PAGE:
The world-famous Wine Report forecasted that middle- and high-end wines would see the highest growth in the market. By 2010, high-end wines would will take up 50% of the total wine consumption in the Chinese market, while middle-end wines would will seize 40% of the market share, leaving low-end wines only 10% of the market share. Without a doubt, Chateaus will be the key product to open up the high-end market. Zhou Hongjiang believes that tapping into the chateau market would be a significant move both in terms of development strategy and market expectation. However, to everyone’s surprise, Zhou Hongjiang built the first winery on gneiss soil.

Place option

Building a chateau on gneiss soil seems impractical. But Zhou Hongjiang has his reasons. In the winemaking industry, there is an old saying: Technique contributes 30 percent to the quality of wine, while raw materials contribute the other 70 percent.

"Before choosing the site, we studied where we could grow high-quality grapes. Good wines are made from good grapes.
All plants need an appropriate environment, say, soil and temperature, to grow. The quality of grapes determines the quality of wine. In 1892, when Changyu was founded, Zhang Bishi, the founder of the company, traveled across the country. Why did he choose Yantai? Because the geographic environment there is similar to that of Bordeaux, making it suitable to grow grapes. Zhang Bishi made a huge investment and introduced foreign grape varieties to the area." Zhou said.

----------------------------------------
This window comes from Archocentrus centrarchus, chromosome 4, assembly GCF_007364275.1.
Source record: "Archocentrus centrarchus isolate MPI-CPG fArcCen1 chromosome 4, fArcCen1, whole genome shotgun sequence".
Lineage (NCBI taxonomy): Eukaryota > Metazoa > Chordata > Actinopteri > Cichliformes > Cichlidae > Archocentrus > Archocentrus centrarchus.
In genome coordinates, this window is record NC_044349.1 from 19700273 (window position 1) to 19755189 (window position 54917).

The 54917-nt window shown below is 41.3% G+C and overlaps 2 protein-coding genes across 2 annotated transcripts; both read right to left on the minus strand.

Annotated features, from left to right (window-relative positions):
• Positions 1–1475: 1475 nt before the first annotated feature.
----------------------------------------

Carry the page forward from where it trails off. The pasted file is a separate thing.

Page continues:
In 1892, overseas Chinese Zhang Bishi invested three million liangs of silver to establish China’s first wine company, “Changyu Pioneer Wine,” in Yantai. He introduced 124 grape varieties from abroad, and finally succeeded in growing them in Yantai. Since then, the wine company has taken front stage in China’s modern wine making industry.

A different Chateau

Zhou Hongjiang built not only a winery, but a multi-functional complex. What's the value of having such a winery for Changyu?

In 2002, Chateau Changyu Castel was established in Yantai. Different from traditional western wineries, Chateau Changyu Castel is a multi-functional project with tourism, wine training and leisure activities apart from winemaking. This is a very creative business mode.